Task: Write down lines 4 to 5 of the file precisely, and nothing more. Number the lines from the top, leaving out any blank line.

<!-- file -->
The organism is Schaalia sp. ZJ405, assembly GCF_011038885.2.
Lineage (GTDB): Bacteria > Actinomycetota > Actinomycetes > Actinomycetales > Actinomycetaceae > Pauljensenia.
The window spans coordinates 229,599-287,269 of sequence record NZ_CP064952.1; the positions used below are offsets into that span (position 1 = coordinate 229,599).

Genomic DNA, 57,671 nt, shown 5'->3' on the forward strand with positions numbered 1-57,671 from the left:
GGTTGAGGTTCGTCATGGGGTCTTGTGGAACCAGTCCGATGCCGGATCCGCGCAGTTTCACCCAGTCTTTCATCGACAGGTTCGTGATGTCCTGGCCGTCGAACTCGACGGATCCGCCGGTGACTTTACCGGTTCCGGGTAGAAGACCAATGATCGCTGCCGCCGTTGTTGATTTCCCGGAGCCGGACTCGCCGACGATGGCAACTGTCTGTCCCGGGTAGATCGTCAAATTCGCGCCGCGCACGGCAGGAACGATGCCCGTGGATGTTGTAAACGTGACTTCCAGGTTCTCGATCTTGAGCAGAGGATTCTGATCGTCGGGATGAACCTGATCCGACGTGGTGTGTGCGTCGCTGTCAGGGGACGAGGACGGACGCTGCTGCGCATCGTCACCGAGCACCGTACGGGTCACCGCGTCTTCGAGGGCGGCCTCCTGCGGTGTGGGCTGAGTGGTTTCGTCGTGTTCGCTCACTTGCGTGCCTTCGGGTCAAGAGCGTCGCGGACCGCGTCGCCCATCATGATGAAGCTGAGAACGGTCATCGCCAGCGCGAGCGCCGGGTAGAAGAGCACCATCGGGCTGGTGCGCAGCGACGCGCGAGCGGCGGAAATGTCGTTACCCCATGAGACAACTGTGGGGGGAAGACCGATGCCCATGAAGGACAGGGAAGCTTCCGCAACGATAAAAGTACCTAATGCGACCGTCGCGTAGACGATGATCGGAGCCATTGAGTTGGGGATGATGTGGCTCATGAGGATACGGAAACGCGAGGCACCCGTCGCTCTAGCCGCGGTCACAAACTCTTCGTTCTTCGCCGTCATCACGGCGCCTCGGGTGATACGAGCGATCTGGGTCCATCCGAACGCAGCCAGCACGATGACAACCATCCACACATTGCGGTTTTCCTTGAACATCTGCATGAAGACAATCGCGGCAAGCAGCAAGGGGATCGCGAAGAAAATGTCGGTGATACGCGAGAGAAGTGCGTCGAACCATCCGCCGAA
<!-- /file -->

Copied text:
Genomic DNA, 57,671 nt, shown 5'->3' on the forward strand with positions numbered 1-57,671 from the left:
GGTTGAGGTTCGTCATGGGGTCTTGTGGAACCAGTCCGATGCCGGATCCGCGCAGTTTCACCCAGTCTTTCATCGACAGGTTCGTGATGTCCTGGCCGTCGAACTCGACGGATCCGCCGGTGACTTTACCGGTTCCGGGTAGAAGACCAATGATCGCTGCCGCCGTTGTTGATTTCCCGGAGCCGGACTCGCCGACGATGGCAACTGTCTGTCCCGGGTAGATCGTCAAATTCGCGCCGCGCACGGCAGGAACGATGCCCGTGGATGTTGTAAACGTGACTTCCAGGTTCTCGATCTTGAGCAGAGGATTCTGATCGTCGGGATGAACCTGATCCGACGTGGTGTGTGCGTCGCTGTCAGGGGACGAGGACGGACGCTGCTGCGCATCGTCACCGAGCACCGTACGGGTCACCGCGTCTTCGAGGGCGGCCTCCTGCGGTGTGGGCTGAGTGGTTTCGTCGTGTTCGCTCACTTGCGTGCCTTCGGGTCAAGAGCGTCGCGGACCGCGTCGCCCATCATGATGAAGCTGAGAACGGTCATCGCCAGCGCGAGCGCCGGGTAGAAGAGCACCATCGGGCTGGTGCGCAGCGACGCGCGAGCGGCGGAAATGTCGTTACCCCATGAGACAACTGTGGGGGGAAGACCGATGCCCATGAAGGACAGGGAAGCTTCCGCAACGATAAAAGTACCTAATGCGACCGTCGCGTAGACGATGATCGGAGCCATTGAGTTGGGGATGATGTGGCTCATGAGGATACGGAAACGCGAGGCACCCGTCGCTCTAGCCGCGGTCACAAACTCTTCGTTCTTCGCCGTCATCACGGCGCCTCGGGTGATACGAGCGATCTGGGTCCATCCGAACGCAGCCAGCACGATGACAACCATCCACACATTGCGGTTTTCCTTGAACATCTGCATGAAGACAATCGCGGCAAGCAGCAAGGGGATCGCGAAGAAAATGTCGGTGATACGCGAGAGAAGTGCGTCGAACCATCCGCCGAA